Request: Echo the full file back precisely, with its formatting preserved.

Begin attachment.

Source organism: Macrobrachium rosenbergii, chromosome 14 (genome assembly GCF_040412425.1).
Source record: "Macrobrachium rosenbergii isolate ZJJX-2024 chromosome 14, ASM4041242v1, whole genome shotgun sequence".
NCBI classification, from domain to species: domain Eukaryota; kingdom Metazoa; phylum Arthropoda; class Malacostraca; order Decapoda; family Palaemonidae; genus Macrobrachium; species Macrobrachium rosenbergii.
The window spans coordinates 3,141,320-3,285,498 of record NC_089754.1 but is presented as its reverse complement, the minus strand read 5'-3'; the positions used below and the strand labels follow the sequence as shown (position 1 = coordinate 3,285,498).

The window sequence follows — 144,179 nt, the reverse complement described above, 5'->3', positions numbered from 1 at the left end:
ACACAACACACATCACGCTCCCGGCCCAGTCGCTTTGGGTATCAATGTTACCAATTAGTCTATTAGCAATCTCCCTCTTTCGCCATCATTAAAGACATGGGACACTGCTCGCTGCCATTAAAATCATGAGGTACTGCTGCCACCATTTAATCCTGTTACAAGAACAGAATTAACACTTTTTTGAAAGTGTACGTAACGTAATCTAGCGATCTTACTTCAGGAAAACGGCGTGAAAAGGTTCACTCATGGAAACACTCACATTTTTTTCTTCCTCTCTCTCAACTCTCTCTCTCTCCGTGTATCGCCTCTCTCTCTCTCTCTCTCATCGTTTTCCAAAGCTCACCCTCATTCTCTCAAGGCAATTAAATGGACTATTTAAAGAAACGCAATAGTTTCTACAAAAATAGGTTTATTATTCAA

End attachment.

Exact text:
Source organism: Macrobrachium rosenbergii, chromosome 14 (genome assembly GCF_040412425.1).
Source record: "Macrobrachium rosenbergii isolate ZJJX-2024 chromosome 14, ASM4041242v1, whole genome shotgun sequence".
NCBI classification, from domain to species: domain Eukaryota; kingdom Metazoa; phylum Arthropoda; class Malacostraca; order Decapoda; family Palaemonidae; genus Macrobrachium; species Macrobrachium rosenbergii.
The window spans coordinates 3,141,320-3,285,498 of record NC_089754.1 but is presented as its reverse complement, the minus strand read 5'-3'; the positions used below and the strand labels follow the sequence as shown (position 1 = coordinate 3,285,498).

The window sequence follows — 144,179 nt, the reverse complement described above, 5'->3', positions numbered from 1 at the left end:
ACACAACACACATCACGCTCCCGGCCCAGTCGCTTTGGGTATCAATGTTACCAATTAGTCTATTAGCAATCTCCCTCTTTCGCCATCATTAAAGACATGGGACACTGCTCGCTGCCATTAAAATCATGAGGTACTGCTGCCACCATTTAATCCTGTTACAAGAACAGAATTAACACTTTTTTGAAAGTGTACGTAACGTAATCTAGCGATCTTACTTCAGGAAAACGGCGTGAAAAGGTTCACTCATGGAAACACTCACATTTTTTTCTTCCTCTCTCTCAACTCTCTCTCTCTCCGTGTATCGCCTCTCTCTCTCTCTCTCTCATCGTTTTCCAAAGCTCACCCTCATTCTCTCAAGGCAATTAAATGGACTATTTAAAGAAACGCAATAGTTTCTACAAAAATAGGTTTATTATTCAA